2nd Lieutenant Norman Wildig was born at Hawthorn House, Little Heath Road in 1899.
He was the son of Churchwarden Hugh and Mrs Sarah Wildig, and grandson of Joseph Mayers, Captain of St James’ Tower Bellringers.
Norman attended Christleton Boys School before getting a scholarship to Chester Grammar School. Like any teenager he liked adventure, but in 1914 his world, like so many others was changed for ever. He left school and enlisted in the 22nd Cheshire Regiment, but when volunteers were needed to become pilots in the Royal Flying Corps, he volunteered to undertake Officer Training.
He was attached to No 20 Squadron in September 1917 for initial training, but in early 1918 he joined the newly formed 104 Squadron of the Royal Air Force which was being equipped to fly bombers to take the war to the enemy. After a short time of practice in the south of England the squadron transferred to France and from the 18th June 1918 until the Armistice were engaged in long distance bombing raids on Germany.
104 Squadron were equipped with de Havilland 9 bi-planes with single engines and open cockpits. Yet they carried bombs and their only defence was a machine gun operated by the co- pilot or observer from the rear cockpit. Hugh’s career as a co-pilot lasted just four weeks, because on the 7th July his mother received the following message.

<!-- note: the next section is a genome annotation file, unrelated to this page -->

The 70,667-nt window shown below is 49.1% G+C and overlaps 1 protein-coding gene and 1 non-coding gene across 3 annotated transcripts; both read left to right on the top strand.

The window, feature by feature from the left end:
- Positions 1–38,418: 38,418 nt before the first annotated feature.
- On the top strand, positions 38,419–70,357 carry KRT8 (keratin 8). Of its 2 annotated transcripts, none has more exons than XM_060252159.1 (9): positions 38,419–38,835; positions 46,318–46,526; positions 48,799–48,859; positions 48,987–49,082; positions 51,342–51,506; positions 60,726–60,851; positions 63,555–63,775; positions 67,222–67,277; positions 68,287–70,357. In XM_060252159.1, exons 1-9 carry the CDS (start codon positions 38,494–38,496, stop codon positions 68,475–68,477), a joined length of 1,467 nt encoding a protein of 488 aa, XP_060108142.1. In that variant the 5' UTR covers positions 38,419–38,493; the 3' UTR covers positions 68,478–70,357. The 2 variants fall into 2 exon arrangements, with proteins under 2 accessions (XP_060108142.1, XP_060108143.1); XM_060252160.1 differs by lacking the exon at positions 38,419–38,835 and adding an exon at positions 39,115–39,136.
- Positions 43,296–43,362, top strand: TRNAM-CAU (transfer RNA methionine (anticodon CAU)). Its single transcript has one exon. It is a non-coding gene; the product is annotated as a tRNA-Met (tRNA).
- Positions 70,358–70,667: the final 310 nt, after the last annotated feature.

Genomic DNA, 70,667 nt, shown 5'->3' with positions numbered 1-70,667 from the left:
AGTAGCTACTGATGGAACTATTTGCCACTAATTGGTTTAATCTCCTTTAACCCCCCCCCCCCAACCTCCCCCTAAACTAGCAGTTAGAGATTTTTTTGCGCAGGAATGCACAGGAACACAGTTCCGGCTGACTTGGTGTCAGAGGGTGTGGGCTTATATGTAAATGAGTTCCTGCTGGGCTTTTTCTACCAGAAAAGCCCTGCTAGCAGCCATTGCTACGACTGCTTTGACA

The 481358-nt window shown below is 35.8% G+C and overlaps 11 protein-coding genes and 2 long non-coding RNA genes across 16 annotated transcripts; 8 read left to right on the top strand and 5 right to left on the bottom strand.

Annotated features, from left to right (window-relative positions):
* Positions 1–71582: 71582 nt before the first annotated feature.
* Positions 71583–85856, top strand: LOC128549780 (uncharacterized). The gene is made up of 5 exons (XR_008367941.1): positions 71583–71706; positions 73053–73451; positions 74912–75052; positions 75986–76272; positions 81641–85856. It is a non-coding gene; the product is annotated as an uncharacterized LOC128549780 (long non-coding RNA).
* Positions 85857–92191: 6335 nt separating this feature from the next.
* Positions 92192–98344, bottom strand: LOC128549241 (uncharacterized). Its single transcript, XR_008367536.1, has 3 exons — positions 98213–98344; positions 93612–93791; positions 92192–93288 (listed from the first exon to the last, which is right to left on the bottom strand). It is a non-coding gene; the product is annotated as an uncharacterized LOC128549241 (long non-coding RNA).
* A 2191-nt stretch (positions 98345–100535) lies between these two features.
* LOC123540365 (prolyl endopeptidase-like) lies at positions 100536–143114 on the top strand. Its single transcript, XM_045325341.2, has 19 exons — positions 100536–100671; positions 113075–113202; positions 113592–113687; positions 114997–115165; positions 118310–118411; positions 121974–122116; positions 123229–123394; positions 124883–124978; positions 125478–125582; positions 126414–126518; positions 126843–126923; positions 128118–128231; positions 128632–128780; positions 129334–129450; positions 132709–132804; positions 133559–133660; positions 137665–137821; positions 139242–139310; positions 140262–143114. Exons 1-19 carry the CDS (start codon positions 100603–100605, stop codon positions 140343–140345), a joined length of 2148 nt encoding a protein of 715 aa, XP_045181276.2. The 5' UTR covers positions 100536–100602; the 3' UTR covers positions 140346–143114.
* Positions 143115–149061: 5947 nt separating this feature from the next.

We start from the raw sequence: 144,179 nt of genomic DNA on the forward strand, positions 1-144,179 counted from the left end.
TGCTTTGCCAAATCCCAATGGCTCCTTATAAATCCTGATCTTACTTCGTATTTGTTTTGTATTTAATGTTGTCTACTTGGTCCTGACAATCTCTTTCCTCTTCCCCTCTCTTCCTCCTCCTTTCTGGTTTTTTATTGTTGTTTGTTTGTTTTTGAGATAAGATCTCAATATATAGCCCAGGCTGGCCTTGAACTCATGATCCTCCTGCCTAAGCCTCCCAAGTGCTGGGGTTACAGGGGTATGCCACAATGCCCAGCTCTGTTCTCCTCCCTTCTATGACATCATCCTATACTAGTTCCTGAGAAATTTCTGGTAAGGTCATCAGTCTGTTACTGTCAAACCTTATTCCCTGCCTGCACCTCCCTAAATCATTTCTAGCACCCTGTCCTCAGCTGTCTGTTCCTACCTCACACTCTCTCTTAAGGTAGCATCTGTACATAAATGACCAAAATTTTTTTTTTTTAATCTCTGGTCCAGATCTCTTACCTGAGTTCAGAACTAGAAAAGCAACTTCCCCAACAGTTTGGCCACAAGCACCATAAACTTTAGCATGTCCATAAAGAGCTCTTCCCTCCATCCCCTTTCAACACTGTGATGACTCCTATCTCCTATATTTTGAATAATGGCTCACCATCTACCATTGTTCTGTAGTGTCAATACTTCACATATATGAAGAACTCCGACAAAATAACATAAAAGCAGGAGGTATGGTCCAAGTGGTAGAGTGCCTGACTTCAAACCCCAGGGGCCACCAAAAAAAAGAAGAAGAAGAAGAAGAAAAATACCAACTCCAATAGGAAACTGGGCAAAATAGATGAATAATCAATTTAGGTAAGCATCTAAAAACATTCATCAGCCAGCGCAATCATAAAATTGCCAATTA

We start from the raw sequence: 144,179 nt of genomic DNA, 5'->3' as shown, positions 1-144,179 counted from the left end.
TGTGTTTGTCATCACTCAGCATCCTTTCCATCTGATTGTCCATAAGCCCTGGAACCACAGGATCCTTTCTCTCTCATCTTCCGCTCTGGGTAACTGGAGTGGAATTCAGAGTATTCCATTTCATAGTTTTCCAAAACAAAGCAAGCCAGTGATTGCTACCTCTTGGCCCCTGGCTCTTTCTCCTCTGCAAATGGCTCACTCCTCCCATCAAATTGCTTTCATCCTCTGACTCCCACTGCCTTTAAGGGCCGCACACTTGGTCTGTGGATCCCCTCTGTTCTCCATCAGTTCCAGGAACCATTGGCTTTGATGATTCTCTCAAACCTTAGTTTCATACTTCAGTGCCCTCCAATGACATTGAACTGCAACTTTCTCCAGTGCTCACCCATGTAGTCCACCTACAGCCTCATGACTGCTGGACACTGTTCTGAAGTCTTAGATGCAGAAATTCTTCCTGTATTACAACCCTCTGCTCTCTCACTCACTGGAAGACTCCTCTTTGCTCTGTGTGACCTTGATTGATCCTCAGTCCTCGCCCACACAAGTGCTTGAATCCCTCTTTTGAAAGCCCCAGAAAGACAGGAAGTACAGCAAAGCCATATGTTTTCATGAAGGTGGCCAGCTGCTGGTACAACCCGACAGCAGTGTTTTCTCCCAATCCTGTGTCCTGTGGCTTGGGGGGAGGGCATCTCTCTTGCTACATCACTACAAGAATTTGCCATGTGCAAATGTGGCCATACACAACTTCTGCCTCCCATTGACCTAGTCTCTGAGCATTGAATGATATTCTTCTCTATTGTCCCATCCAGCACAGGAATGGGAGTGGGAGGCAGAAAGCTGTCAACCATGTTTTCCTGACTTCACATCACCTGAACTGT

Dear Mrs Wildig,
It is with regret that I have to inform you that your son Lieutenant Wildig is missing. The machine your son was in was seen to go down behind enemy lines, under control, and there is every reason to believe your son is alive and unhurt. He fought gallantly all the way down, firing at the enemy following his machine. He was an excellent officer and a splendid fellow.
However the actual story of his death didn’t become known until December 17th 1918, when Mrs Wildig received this letter from Norman’s Pilot, Michael du Gray who had been a prisoner of war in Germany, and had arrived back in England and was a patient at a Hospital in London. He wrote,
I am writing to offer you my deep sympathy on the loss of your boy, who was my observer on that unfortunate raid. It might console you to know that he fought to the very end, and managed to send an enemy aircraft down in flames, before he was killed. When he had used up all his ammunition, he continued to fire on the enemy with very lights, so you can see there was no fear in him. He must have been killed instantly, and couldn’t have felt any pain. The Germans assured me that he was buried with full military honours at Rixingen, the place where we were brought down.
Norman is buried in a Communal Cemetery in this small town in the Moselle Valley, which is still tended today by local families. His headstone says;
Norman Hugh Wildig Killed in action 7th July 1918 age 19
Our choir would now like to pay their own tribute by singing the anthem
“Non Nobis Domine”
Written by Lawrence Ashmore with music by Patrick Doyle and arranged by Graham Preskett,
from the film score of Kenneth Branagh’s film Henry Fifth